Managing Risk and Setting Stops (10 Days To Master Part-Time Swing Trading Challenge Day 4)

In day 4 of  the 10 days to master part-time swing trading challenge I show you how to manage risk and set stop losses.

This is one of  the easiest trading concepts to learn, but one that too many traders ignore.

This often leads to huge losses or even blown up accounts. So do yourself a favor and take this day’s lesson very seriously.

The Concept: Managing Risk

Risk management is the most important aspect of being a professional trader.

In fact, it’s so important that when I get asked “what do you do”, I often answer that I am in risk management.

Risk management is so critical that I argue that if you did not know anything about the stock market, technical analysis, setups or stock picking, you could beat most traders just by understanding how to manage risk.

What do I mean by risk?

I am talking about the probability of losing your trading capital, which is the lifeblood of any trader.

In other words, it’s how much you can potentially lose.

I think of risk in two ways: on a macro basis, and a micro basis.

The macro is how risk impacts your overall account.

The micro is how risk impacts a specific trade (which in turn impacts your overall account).

Today we will focus on the micro, setting stop losses for individual trades.

Tomorrow we will discuss macro risk management on a macro level.

After talking about protecting the downside, we will then focus on rewards, or profit targets on day 6.

Finally on day 7 we’ll put it all together with the concept of “reward to risk” ratios.

How to Effectively Set Stops to Protect You Account

A stop, or stop loss, is the spot where you will get out of a trade and take your mask loss.

For example, if I buy 100 shares of NFLX at $367, I could potentially lose a maximum of $36,700 (my total position cost) if the stock went to zero. Obviously, we would never let that happen.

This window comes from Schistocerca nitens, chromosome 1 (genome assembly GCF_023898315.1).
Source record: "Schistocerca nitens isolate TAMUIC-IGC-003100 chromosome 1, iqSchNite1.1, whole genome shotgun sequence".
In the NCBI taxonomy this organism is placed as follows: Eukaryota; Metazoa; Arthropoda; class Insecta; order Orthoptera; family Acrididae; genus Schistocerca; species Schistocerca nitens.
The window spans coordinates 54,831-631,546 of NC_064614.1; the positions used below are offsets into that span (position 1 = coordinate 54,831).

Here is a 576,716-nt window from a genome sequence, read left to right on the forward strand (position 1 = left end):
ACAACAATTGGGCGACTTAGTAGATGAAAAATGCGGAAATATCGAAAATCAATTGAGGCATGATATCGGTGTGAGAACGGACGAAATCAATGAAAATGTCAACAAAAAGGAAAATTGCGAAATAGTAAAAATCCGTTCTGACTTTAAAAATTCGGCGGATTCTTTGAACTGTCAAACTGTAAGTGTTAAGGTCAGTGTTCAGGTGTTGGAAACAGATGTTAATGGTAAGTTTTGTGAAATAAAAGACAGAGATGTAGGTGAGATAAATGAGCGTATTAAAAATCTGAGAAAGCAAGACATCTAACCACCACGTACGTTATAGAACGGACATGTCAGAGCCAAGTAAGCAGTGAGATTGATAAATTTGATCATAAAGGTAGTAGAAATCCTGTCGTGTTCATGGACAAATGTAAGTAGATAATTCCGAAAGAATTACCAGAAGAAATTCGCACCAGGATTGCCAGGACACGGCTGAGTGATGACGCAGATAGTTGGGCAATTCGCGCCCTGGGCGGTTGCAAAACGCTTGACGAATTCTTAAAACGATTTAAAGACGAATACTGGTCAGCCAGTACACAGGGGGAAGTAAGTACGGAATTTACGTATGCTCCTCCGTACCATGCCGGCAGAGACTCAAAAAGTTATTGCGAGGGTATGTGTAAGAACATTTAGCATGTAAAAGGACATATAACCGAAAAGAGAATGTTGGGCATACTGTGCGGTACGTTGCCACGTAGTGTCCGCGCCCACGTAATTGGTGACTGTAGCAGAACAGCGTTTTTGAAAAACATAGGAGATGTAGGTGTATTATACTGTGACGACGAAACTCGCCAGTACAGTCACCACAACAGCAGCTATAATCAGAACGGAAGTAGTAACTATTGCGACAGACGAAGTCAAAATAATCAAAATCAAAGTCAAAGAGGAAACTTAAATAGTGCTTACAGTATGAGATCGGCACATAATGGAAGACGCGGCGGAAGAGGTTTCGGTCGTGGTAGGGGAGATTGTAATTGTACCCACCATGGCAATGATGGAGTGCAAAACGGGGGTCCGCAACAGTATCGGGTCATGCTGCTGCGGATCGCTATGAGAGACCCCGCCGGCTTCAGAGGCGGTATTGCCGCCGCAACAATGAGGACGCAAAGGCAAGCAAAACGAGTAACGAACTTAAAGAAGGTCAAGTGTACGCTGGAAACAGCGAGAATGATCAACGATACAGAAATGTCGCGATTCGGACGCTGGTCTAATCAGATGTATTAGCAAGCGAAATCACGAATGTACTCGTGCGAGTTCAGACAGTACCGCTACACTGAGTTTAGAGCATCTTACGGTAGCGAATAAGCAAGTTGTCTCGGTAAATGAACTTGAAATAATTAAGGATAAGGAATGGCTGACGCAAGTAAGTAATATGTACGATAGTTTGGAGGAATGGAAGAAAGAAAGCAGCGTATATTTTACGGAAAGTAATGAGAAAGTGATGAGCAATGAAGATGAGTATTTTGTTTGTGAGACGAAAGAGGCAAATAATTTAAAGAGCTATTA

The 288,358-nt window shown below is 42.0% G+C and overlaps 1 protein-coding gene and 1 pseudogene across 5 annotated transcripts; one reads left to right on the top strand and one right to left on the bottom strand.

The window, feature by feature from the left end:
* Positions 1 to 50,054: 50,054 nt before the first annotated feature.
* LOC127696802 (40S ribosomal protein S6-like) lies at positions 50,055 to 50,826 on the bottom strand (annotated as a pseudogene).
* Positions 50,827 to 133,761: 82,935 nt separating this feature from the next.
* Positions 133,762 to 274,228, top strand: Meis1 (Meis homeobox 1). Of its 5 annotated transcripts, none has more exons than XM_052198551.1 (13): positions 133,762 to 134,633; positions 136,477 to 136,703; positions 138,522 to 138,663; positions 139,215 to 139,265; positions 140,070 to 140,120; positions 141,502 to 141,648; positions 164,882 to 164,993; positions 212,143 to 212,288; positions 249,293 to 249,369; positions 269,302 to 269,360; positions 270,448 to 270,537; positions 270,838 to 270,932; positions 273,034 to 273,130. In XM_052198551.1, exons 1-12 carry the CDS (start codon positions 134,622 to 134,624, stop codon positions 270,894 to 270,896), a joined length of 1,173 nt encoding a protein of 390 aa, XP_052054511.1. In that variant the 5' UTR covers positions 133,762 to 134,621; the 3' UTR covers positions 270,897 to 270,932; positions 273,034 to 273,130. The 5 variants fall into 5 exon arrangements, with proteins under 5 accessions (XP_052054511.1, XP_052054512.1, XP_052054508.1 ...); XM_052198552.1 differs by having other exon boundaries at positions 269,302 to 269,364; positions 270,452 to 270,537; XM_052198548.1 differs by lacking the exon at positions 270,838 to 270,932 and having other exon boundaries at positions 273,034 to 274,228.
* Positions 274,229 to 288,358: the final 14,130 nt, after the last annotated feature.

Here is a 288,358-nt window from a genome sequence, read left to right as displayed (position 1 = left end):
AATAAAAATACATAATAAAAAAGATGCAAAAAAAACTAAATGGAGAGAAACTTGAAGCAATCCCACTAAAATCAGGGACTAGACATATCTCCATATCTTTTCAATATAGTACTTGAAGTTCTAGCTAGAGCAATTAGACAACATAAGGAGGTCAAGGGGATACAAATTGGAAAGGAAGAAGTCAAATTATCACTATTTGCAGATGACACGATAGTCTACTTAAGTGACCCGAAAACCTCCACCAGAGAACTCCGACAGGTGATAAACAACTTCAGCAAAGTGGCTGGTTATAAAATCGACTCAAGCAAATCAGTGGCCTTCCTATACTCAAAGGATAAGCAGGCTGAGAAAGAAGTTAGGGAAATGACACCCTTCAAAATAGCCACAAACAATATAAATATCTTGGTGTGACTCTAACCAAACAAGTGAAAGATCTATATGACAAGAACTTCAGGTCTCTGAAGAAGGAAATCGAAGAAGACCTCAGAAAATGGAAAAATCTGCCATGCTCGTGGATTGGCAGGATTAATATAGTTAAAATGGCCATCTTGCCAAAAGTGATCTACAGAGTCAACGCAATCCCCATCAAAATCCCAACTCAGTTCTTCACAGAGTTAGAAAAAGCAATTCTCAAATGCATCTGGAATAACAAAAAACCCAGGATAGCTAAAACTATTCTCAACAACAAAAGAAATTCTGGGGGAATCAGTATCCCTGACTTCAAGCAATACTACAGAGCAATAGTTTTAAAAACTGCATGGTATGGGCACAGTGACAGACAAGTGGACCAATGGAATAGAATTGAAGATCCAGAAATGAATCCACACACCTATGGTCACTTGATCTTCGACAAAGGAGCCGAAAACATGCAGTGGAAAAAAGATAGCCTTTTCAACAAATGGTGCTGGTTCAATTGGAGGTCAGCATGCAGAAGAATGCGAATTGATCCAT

Instead, we place a stop at the level we are willing to lose. If we set a stop loss at $347, we would lose a total of $2000 (100 shares X $20 = $2000).

When placing a stop, we need to think about three different things:

  1. The maximum we are willing to lose on this trade
  2. Where the stop makes sense in the stocks price action and chart
  3. If the position sizing makes sense for us to take the trade.

The max you are willing to lose on a trade depends on your account size and your risk management on a macro level (we’ll discuss this more tomorrow, but for now let’s assume we are willing to lose 1% of our account per trade).

The stop placement on the chart depends on price action support and resistance levels, and areas that aren’t in the stocks’ natural volatile movements.

When thinking about position sizing, think about how much the reward needs to be to make this trade worthwhile (we’ll talk about reward on day 6, but for now it usually should be at least double your amount risked).

Watch this video to learn how I use moving averages, then move on to the Day 4 exercise.

The Day 4 Exercise

Now that you’ve watched the video and understand why and how we set stop, pick 5 different stocks and do the following:

  1. Using an imaginary $250,ooo account, identify how much you can risk for the trade if you risk 1% on a trade.
  2. Assume you entered NFLX on April 4, 2018 at the closing price of $288.94.
  3. Now set your stop and position size assuming your are risking 1% of your account. Think about where it makes sense to place your stop on the chart as well.

Previous Posts

Day 1: Getting Started

Day 2: Analyze the Market

Day 3: How to Use Moving Averages

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